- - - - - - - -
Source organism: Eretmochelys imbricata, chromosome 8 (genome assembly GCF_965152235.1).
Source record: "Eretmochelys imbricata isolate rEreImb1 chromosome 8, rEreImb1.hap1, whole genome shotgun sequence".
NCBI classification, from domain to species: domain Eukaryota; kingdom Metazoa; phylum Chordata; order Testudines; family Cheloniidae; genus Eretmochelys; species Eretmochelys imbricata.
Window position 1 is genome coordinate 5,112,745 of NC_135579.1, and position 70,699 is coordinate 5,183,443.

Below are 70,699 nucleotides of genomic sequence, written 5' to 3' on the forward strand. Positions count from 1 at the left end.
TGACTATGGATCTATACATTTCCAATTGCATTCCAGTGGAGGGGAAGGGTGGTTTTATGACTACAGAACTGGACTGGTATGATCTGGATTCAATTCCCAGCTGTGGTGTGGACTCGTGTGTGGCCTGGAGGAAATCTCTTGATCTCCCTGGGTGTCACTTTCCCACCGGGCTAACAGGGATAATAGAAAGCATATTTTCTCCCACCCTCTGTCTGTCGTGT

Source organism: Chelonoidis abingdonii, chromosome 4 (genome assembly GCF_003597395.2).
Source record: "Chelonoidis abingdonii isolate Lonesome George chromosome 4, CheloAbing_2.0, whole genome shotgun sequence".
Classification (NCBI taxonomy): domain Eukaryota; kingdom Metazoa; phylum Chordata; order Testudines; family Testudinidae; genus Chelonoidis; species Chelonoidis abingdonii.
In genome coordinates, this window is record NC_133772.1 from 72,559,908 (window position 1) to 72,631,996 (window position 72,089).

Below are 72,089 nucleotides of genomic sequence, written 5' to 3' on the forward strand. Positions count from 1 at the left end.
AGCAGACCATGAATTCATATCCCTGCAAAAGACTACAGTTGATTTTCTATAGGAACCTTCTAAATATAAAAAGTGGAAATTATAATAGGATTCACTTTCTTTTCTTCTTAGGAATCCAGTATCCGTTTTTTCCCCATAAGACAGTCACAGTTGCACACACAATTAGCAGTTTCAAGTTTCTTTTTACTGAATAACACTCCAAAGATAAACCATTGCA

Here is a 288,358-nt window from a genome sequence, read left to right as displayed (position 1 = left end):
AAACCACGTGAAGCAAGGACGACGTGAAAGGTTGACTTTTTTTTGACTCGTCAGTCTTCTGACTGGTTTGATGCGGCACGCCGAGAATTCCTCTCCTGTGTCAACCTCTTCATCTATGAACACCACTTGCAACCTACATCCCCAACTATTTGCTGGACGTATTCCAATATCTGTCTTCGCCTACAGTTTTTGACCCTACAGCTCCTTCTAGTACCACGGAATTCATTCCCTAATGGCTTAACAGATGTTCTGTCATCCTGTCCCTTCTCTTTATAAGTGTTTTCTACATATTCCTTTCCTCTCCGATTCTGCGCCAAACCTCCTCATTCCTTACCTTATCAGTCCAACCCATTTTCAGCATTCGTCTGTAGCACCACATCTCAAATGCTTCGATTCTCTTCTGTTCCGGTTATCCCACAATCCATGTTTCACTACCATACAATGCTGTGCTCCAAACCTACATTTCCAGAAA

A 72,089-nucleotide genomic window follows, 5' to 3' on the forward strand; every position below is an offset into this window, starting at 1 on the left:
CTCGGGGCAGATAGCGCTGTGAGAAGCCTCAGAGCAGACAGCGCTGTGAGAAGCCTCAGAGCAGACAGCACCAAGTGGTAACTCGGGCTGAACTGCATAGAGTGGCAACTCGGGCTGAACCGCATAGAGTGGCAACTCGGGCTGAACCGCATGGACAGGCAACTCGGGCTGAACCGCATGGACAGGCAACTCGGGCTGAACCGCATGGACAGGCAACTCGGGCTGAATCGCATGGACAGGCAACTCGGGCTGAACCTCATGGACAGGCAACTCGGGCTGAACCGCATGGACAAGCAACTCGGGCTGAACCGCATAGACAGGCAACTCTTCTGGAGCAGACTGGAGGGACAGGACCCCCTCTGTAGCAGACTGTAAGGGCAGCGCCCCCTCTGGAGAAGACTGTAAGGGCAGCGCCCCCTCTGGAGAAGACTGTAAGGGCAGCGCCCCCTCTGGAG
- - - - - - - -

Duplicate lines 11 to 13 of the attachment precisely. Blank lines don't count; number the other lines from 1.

Below are 72,089 nucleotides of genomic sequence, written 5' to 3' on the forward strand. Positions count from 1 at the left end.
AGCAGACCATGAATTCATATCCCTGCAAAAGACTACAGTTGATTTTCTATAGGAACCTTCTAAATATAAAAAGTGGAAATTATAATAGGATTCACTTTCTTTTCTTCTTAGGAATCCAGTATCCGTTTTTTCCCCATAAGACAGTCACAGTTGCACACACAATTAGCAGTTTCAAGTTTCTTTTTACTGAATAACACTCCAAAGATAAACCATTGCA

Here is a 288,358-nt window from a genome sequence, read left to right as displayed (position 1 = left end):